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Journal of Oncology
Volume 2011 (2011), Article ID 397195, 8 pages
Review Article

Glioblastoma Stem Cells: A Neuropathologist's View

1Department of Pathology, Duke University Medical Center, Durham, NC 27710, USA
2Department of Stem Cell Biology and Regenerative Medicine, Lerner Research Institute, Cleveland Clinic, Cleveland, OH 44195, USA

Received 23 August 2010; Accepted 11 October 2010

Academic Editor: Eric Deutsch

Copyright © 2011 Roger E. McLendon and Jeremy N. Rich. This is an open access article distributed under the Creative Commons Attribution License, which permits unrestricted use, distribution, and reproduction in any medium, provided the original work is properly cited.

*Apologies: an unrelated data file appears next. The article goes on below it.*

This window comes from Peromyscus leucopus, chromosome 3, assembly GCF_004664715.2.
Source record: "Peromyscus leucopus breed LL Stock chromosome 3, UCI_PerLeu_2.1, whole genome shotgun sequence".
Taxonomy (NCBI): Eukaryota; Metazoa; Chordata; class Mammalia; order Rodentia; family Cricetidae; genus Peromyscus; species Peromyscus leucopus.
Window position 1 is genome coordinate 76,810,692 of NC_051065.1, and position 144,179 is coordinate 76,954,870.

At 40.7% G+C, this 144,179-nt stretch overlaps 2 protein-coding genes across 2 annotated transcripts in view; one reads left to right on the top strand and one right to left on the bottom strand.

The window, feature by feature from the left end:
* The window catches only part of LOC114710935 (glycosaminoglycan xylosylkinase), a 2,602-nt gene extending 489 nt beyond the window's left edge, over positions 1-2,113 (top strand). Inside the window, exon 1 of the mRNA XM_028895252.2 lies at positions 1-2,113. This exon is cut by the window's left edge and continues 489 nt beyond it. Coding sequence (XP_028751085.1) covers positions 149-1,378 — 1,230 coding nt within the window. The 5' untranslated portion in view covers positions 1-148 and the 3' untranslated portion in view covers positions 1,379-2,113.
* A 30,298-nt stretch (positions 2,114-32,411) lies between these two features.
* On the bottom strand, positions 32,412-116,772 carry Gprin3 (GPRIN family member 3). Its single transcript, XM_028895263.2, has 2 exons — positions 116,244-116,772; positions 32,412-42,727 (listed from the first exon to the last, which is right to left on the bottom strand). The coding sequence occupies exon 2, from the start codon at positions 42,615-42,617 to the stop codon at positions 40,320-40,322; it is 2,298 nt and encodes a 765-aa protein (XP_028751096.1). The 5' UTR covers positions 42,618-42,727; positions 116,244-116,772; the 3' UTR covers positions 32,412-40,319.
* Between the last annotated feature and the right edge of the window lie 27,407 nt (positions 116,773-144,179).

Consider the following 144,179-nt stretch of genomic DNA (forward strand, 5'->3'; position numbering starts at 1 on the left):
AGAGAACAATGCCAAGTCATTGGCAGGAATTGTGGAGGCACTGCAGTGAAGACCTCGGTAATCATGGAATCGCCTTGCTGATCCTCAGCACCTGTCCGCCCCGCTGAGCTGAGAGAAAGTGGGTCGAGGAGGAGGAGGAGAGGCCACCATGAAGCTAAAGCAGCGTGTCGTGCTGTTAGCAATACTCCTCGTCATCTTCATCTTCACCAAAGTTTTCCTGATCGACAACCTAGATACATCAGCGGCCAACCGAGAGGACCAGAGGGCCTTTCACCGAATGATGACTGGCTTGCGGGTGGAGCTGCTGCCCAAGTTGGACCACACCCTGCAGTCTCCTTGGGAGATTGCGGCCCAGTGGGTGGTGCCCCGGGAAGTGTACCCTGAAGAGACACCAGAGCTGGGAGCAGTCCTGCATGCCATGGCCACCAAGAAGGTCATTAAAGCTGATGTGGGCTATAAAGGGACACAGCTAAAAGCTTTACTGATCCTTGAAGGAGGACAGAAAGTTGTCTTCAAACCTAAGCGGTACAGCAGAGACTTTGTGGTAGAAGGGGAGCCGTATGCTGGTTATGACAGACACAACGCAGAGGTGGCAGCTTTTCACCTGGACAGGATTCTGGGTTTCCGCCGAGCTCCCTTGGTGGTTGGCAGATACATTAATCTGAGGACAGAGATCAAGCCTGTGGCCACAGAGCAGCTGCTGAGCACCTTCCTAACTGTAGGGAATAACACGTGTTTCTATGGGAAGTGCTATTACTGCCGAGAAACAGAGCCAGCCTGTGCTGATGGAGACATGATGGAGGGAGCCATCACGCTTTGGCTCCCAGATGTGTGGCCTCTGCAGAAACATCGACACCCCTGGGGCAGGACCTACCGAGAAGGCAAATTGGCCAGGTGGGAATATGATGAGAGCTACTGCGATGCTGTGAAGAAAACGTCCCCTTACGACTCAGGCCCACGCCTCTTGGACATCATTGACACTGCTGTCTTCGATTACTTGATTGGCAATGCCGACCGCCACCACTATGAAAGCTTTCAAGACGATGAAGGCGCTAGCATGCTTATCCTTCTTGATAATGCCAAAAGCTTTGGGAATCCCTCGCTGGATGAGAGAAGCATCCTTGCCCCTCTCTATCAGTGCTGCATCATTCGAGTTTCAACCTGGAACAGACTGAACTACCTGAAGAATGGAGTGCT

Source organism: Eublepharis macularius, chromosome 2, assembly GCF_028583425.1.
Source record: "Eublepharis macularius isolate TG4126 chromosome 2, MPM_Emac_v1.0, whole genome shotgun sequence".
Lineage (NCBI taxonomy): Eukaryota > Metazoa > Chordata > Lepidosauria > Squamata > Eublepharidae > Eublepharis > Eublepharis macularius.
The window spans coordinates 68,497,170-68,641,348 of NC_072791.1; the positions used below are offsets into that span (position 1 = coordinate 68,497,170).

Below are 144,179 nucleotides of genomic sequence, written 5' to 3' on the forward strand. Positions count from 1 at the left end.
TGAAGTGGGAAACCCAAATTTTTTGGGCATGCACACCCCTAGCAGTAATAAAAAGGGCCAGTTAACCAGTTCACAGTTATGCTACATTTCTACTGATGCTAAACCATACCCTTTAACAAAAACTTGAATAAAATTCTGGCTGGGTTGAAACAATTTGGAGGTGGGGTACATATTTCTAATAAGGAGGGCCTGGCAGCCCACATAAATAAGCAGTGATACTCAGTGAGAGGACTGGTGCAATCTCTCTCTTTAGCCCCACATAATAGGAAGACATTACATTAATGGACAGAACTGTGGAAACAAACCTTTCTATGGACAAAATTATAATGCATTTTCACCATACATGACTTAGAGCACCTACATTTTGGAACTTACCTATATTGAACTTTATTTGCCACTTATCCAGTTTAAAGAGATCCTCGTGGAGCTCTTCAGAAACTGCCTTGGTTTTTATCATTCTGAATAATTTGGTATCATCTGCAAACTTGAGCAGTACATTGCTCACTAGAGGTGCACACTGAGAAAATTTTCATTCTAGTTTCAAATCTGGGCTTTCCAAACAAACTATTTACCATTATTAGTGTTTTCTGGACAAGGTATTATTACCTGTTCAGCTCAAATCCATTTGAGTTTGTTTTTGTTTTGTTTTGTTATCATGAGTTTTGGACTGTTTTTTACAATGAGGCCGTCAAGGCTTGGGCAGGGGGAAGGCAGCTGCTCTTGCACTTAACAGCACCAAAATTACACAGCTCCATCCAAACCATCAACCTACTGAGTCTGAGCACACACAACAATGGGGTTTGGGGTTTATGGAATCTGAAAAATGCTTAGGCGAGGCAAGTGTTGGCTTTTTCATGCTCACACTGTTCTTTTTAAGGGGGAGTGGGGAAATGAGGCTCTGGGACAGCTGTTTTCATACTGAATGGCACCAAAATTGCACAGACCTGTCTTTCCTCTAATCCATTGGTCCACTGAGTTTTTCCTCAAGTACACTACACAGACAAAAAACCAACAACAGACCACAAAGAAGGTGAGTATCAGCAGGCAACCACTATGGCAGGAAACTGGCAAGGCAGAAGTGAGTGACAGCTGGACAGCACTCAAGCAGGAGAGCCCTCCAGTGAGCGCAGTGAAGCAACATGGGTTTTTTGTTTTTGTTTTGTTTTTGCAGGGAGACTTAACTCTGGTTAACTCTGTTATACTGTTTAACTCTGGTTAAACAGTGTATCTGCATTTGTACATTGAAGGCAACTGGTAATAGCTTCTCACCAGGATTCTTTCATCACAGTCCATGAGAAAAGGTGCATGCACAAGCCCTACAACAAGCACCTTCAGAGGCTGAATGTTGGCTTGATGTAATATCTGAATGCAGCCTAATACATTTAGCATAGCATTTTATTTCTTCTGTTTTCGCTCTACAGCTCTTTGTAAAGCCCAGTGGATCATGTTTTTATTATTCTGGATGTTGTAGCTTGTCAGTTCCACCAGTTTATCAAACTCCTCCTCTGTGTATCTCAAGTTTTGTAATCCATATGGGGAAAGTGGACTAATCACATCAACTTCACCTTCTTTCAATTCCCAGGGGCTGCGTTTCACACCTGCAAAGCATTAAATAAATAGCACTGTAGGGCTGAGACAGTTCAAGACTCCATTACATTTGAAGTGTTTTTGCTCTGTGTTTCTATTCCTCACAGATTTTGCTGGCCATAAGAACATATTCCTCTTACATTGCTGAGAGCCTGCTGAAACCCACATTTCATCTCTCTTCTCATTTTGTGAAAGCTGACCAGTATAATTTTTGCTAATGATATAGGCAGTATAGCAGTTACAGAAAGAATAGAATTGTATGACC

Glioblastoma (WHO Grade IV) is both the most common primary brain tumor and the most malignant. Advances in the understanding of the biology of the tumor are needed in order to obtain a clearer picture of the mechanisms driving these tumors. To neuropathologists, glioblastoma is a tumor that represents a complex system of migrating pleomorphic tumor cells, proliferating blood vessels, infiltrating inflammatory cells, and necrosis. This review will highlight how the glioma stem cell concept brings these elements together into a collective whole, interacting with microenvironmental influences in complex ways. Borrowing from chaos theory a vocabulary of “self organizing systems” and “complex adaptive systems” that seem useful in describing these pathologic features, a new paradigm of glioblastoma biology will be proposed that genetic changes should be understood in a three dimensional framework as they relate not only to the tumor cells themselves but also to the multicellular hierarchical unit, not isolated from, but responsive to, its local milieu. In this way we will come to better appreciate the impact our therapeutic interventions have on the regional phenotypic heterogeneity that exists within the tumor and the intercellular communications directing adaptation and progression.